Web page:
FCC Chairman tries another approach to his set-top box dilemma

Guy Daniels
By Guy Daniels

Sep 9, 2016



  • Revised plan to abolish requirement for rented set-top boxes
  • Increased focus on viewing via dedicated apps
  • Broadcast industry concerned over changes to licensing
  • New providers eager to ring in the changes

For most of us, problems with our TV set-top boxes are easily resolved: just turn it off and back on again, a highly technical and skilled operation that works 99 per cent of the time. For Tom Wheeler, chairman of the US FCC telecoms and media regulator, his problem can’t be solved so easily.

Back in January, Wheeler prosed a plan that would change how US viewers consumed their premium content, eliminating the requirement that they rent costly set-top boxes (if they so wish) and instead access their paid content from dedicated apps. Needless to say the idea didn’t go down at all well with the content providers and distributors. The likes of AT&T, Comcast and Twenty-First Century Fox have all been vocal in their opposition.

After all, the set-top box market is a $20 billion a year lucrative market.

So Wheeler has reset his virtual power button and is rebooting his proposal. Yesterday he announced his revised plans, which he describes as a means to “increase choice and innovation in video”.

“Although Congress has mandated that consumers should be able to choose their preferred device to access pay-TV programming, 99 per cent of Americans pay an average of $231 a year to lease set-top boxes, because we have no meaningful alternative,” wrote Wheeler in a blog post. “Following constructive engagement from a wide-range of stakeholders, I’ve circulated a proposal that would require pay-TV providers to offer to consumers a free app to access all the programming and features.”

The idea is that consumers would be able to use this app on the device of their choosing, whether that’s a smartphone, tablet, gaming console or smart TV. The revised proposal would also enable integrated search across platforms and services.

The FCC is expected to vote on the new proposal on September 29, but this being election year, expect a fair degree of party political posturing by members of the five-person commission. The new rules would require companies covering 95 percent of US TV subscribers to comply within two years.

“If adopted, these consumer-first rules would pave the way for a competitive marketplace for new devices that enhance the TV-watching experience,” said Wheeler. “Bottom line: consumers will no longer have to rent a set-top box just to watch the programming they already pay for.”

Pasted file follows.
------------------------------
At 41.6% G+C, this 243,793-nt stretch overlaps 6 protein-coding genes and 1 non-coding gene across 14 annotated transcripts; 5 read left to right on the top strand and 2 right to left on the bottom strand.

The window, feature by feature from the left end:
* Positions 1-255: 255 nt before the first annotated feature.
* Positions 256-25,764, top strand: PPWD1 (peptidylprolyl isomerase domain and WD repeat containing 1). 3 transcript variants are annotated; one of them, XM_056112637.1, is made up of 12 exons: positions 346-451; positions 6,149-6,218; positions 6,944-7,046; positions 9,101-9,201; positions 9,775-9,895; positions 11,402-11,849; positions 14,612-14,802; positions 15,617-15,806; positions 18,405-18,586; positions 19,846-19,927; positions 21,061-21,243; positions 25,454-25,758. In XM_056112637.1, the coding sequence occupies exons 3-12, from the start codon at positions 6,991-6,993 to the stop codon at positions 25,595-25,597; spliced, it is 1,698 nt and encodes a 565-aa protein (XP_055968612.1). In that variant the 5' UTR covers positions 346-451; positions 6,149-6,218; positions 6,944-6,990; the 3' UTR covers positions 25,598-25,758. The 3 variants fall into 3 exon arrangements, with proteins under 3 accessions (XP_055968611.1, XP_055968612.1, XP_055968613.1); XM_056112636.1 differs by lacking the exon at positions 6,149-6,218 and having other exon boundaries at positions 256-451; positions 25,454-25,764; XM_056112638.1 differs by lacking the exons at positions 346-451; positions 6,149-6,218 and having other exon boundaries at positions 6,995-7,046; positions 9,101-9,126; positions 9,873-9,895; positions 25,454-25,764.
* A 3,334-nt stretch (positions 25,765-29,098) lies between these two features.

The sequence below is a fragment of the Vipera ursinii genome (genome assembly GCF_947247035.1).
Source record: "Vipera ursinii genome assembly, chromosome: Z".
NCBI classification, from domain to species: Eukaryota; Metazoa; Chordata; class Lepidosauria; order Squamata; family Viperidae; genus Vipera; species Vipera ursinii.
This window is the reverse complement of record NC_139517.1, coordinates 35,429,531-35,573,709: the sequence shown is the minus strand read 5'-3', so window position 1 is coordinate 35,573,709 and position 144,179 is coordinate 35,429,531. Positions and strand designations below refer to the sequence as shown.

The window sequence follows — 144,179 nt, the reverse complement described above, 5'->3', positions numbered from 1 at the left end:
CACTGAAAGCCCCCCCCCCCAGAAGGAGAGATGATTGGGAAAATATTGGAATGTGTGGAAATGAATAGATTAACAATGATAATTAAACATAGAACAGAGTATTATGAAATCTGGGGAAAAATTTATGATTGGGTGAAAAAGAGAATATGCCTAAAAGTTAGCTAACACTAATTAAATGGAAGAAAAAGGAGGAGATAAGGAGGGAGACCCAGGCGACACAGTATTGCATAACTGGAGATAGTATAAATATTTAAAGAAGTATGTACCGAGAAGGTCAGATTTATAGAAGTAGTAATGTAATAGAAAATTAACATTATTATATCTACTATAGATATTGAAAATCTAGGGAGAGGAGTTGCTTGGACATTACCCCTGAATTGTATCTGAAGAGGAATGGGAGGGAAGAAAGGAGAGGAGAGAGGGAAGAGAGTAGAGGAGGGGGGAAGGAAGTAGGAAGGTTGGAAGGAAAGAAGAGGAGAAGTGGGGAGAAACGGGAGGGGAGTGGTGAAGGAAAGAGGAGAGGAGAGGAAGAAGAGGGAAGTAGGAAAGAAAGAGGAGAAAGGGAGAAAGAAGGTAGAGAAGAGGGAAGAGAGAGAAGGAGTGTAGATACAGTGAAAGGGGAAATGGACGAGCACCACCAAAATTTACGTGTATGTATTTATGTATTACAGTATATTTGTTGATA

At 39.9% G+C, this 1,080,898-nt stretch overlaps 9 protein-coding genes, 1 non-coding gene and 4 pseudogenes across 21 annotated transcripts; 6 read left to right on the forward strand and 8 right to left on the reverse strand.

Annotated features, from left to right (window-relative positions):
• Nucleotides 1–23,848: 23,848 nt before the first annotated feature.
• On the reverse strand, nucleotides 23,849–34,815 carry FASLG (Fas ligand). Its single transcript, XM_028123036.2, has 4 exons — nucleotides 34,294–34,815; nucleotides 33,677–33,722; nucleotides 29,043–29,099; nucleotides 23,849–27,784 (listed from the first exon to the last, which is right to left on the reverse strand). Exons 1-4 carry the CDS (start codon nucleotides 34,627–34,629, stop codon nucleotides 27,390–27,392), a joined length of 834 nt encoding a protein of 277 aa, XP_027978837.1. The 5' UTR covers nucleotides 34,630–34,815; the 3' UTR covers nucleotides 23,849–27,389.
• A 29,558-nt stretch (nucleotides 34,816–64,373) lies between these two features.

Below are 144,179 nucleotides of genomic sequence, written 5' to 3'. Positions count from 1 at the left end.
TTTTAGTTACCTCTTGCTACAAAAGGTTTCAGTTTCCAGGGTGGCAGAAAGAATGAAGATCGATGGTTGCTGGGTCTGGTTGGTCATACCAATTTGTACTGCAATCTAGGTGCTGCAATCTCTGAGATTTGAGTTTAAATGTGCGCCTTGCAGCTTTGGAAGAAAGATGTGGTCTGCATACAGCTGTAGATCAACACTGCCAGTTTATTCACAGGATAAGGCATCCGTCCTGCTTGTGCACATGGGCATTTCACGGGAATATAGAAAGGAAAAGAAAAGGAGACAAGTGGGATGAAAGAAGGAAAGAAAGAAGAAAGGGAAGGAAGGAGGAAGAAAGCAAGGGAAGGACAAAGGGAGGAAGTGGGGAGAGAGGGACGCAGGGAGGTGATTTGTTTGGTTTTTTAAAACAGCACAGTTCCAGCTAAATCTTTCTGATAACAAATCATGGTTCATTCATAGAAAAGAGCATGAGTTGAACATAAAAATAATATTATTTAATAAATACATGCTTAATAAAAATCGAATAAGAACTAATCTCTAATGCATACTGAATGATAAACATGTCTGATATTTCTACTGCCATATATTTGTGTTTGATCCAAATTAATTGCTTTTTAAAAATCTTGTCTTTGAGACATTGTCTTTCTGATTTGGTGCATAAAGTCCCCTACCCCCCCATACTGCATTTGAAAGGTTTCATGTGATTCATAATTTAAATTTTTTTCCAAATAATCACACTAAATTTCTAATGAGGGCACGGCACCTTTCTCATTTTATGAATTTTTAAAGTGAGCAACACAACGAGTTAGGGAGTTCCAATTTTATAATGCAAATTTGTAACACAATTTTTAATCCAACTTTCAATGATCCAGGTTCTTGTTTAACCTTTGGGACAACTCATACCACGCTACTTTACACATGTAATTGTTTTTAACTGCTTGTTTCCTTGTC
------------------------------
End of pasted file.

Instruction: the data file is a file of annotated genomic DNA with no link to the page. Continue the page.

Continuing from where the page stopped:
Do not adjust your set

From a consumer point of view, it’s a no-brainer. If you already pay for the premium content, then why should you be penalised by having to pay extra for an intermediate device on which to view this content? The broadcast industry sees things a little differently though. Although it appears to have been largely placated by Wheeler’s focus on apps, there are strong concerns over licensing terms. You see, Wheeler not only wants US consumers to have options when it comes to how they access video programming, he also wants to promote the availability of diverse and independent programming from which they can choose.

“Specifically, my proposal would prohibit… “unreasonable” Alternative Distribution Method provisions, which both limit the incentives and ability of independent programmers to experiment with innovative carriage terms and to license their content on alternative, innovative platforms.”

Oh no you don’t, says the broadcast industry, warning Wheeler against changes to licensing.

“It is critical that neither the Commission nor any third party have the ability to rewrite any terms or conditions contained in programming contracts between broadcasters and multichannel video programming distributors,” the NAB industry group told the FCC in an open letter last Friday. “NAB cannot support any order where the Commission creates an ongoing ability to review or modify broadcaster contracts through the licensing process.”

The National Cable and Telecommunications Association was also critical, saying any new licensing body would be “unnecessary and unworkable,” because it would essentially “impose a royalty-free compulsory copyright license” on cable companies and programmers.

Not surprisingly, the OTT content companies are far more supportive of Wheeler’s plan. Earlier this year, the FCC released comments to the public, which included this from Amazon: “Consumers will be able to choose among more viewing experiences and prices for the navigation device that offers their preferred combination of functionality and value. Like any other privacy policy, Amazon’s privacy policy is and will remain subject to FTC enforcement actions. Consumer privacy concerns should therefore not preclude the development of a healthy navigation device market.”

Whilst he still occupies the chairmanship of the FCC, serving at the President’s pleasure, Wheeler is determined to drag the broadcast industry into the twenty-first century. It’s not an easy transition.

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